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  7. I found this post most interesting especially after reading the previous comment to mine. I'm Spanish but have been living in Iran for the past 19 years. My daughter is a Textile and Fashion Designer. I've been to Isfahan a couple of times and also own a couple of these cloths. Their proper name is Ghalamkar cloth or also known as Qalamkar. The name Shalleh and not shalleen as in the last comment is part of the name of the bazaar. I got my husband who's Iranian to read the label for me to make sure. It also says on the fabric stamp that it is colour fast. Just in case you're interested these are handmade, handprinted using natural dyes typically but some are also made with a mixture of natural and chemical and some are just chemically dyed. Originally the fabric would have been printed using a pen but later on hand carved pads made from pear wood were made to speed up the process to be mass produced. Original colours used are black, red, blue and yellow. Thanks for showing these it was a most interesting post and hope that some of this information was useful to you.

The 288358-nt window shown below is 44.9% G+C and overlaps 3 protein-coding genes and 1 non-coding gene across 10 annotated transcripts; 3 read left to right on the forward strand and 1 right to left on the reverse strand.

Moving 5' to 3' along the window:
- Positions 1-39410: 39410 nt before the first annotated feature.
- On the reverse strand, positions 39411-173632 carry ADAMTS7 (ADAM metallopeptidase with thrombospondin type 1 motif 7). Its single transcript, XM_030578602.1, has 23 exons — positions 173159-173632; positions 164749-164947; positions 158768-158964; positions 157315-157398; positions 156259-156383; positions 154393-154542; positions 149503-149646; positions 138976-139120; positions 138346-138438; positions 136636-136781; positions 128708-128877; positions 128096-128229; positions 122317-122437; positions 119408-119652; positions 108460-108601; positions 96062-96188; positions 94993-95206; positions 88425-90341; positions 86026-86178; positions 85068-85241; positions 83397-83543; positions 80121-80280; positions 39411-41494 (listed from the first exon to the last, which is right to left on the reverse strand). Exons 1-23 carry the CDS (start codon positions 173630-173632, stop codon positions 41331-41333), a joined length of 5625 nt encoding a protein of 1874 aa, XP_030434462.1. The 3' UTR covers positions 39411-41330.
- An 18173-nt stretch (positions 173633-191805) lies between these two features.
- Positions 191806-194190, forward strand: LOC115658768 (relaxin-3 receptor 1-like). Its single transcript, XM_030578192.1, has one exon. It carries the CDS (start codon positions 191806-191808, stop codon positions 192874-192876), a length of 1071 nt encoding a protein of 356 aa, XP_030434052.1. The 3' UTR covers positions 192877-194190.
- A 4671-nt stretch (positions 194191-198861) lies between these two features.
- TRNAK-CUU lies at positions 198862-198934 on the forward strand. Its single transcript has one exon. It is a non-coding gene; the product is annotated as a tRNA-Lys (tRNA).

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  8. I have a wood block that I bought in Isfahan in the mid-seventies. It is a rabbit. I must look it out.

    I also have a pair of "toy" shoes. I guess they were made for the tourists.

    Helen

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  9. Leah, I have several pieces I purchased in Iran in early '70's. They are printed with curved wooden blocks. They love to be used and you will be surprised how well the dyes hold up after washing, in cold water of course. Enjoy them.